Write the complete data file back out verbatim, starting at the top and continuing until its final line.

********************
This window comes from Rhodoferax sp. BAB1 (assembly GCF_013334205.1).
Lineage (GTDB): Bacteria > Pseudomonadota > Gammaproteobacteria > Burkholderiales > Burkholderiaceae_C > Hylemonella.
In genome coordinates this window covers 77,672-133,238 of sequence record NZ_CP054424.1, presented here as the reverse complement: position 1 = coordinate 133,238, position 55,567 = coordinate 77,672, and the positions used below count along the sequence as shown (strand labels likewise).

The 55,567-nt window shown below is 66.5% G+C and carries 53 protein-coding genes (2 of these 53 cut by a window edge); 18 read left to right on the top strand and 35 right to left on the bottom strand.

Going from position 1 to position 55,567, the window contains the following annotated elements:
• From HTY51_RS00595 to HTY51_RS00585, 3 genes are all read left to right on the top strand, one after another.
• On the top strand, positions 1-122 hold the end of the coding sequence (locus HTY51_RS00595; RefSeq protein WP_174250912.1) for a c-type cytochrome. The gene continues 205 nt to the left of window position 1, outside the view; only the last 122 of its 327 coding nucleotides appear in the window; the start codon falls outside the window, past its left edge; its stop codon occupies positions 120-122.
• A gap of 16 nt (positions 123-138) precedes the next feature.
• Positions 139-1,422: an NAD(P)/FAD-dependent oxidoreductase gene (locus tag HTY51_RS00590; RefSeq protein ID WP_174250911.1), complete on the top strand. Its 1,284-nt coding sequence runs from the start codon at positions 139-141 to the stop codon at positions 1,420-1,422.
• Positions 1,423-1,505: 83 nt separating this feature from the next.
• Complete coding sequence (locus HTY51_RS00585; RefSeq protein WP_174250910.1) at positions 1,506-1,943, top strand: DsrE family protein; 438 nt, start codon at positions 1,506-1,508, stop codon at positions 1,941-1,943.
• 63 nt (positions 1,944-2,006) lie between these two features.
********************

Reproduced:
This window comes from Rhodoferax sp. BAB1 (assembly GCF_013334205.1).
Lineage (GTDB): Bacteria > Pseudomonadota > Gammaproteobacteria > Burkholderiales > Burkholderiaceae_C > Hylemonella.
In genome coordinates this window covers 77,672-133,238 of sequence record NZ_CP054424.1, presented here as the reverse complement: position 1 = coordinate 133,238, position 55,567 = coordinate 77,672, and the positions used below count along the sequence as shown (strand labels likewise).

The 55,567-nt window shown below is 66.5% G+C and carries 53 protein-coding genes (2 of these 53 cut by a window edge); 18 read left to right on the top strand and 35 right to left on the bottom strand.

Going from position 1 to position 55,567, the window contains the following annotated elements:
• From HTY51_RS00595 to HTY51_RS00585, 3 genes are all read left to right on the top strand, one after another.
• On the top strand, positions 1-122 hold the end of the coding sequence (locus HTY51_RS00595; RefSeq protein WP_174250912.1) for a c-type cytochrome. The gene continues 205 nt to the left of window position 1, outside the view; only the last 122 of its 327 coding nucleotides appear in the window; the start codon falls outside the window, past its left edge; its stop codon occupies positions 120-122.
• A gap of 16 nt (positions 123-138) precedes the next feature.
• Positions 139-1,422: an NAD(P)/FAD-dependent oxidoreductase gene (locus tag HTY51_RS00590; RefSeq protein ID WP_174250911.1), complete on the top strand. Its 1,284-nt coding sequence runs from the start codon at positions 139-141 to the stop codon at positions 1,420-1,422.
• Positions 1,423-1,505: 83 nt separating this feature from the next.
• Complete coding sequence (locus HTY51_RS00585; RefSeq protein WP_174250910.1) at positions 1,506-1,943, top strand: DsrE family protein; 438 nt, start codon at positions 1,506-1,508, stop codon at positions 1,941-1,943.
• 63 nt (positions 1,944-2,006) lie between these two features.